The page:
Geoffrey Giller writes for Scientific American about a talk Ken Golden gave at the National Museum of Mathematics about modeling sea ice melt.
Sea ice is both a leading indicator of climate change and a key player in it, since it reflects sunlight, so models attempting to project temperatures and weather patterns into the future need to take sea ice into consideration.
Golden has studied the dynamics of the melting ice on many scales, showing, for instance, that the ponds that form on the surface of sea ice as it melts can be treated like fractals. He suspects that down the road the mathematical concepts he has applied to sea ice will coalesce into a broader understanding of it. "I kind of smell something universal," he says.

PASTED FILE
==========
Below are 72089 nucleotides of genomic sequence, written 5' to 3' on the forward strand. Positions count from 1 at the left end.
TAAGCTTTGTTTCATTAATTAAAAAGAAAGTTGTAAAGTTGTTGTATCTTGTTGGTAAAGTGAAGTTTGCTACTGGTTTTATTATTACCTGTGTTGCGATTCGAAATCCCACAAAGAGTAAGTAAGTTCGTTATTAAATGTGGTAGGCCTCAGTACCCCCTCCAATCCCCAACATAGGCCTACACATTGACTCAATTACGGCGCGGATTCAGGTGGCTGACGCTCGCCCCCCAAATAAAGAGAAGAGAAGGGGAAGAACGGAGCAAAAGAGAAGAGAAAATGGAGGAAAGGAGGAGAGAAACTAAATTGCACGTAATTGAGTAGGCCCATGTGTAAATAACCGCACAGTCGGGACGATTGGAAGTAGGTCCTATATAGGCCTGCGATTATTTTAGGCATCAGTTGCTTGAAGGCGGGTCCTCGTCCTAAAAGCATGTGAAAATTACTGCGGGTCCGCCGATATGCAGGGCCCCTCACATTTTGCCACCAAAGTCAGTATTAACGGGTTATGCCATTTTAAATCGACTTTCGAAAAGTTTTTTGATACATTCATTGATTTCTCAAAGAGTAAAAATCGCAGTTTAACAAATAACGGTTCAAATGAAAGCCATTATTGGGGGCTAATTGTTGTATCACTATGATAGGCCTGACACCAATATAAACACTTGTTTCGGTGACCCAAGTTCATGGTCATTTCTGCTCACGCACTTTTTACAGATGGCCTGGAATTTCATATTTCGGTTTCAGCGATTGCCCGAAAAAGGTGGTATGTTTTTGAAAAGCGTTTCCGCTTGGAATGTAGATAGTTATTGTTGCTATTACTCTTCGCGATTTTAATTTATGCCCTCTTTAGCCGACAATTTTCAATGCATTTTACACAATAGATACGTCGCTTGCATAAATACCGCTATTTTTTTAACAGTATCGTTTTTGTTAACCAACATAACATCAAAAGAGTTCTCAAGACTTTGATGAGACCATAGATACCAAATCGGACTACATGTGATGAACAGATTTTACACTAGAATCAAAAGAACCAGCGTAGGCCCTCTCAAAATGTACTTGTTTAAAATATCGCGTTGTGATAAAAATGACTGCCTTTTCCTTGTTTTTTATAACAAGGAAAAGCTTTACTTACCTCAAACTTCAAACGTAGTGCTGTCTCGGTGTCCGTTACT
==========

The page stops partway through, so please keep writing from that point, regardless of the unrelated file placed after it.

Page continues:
Read Giller's story.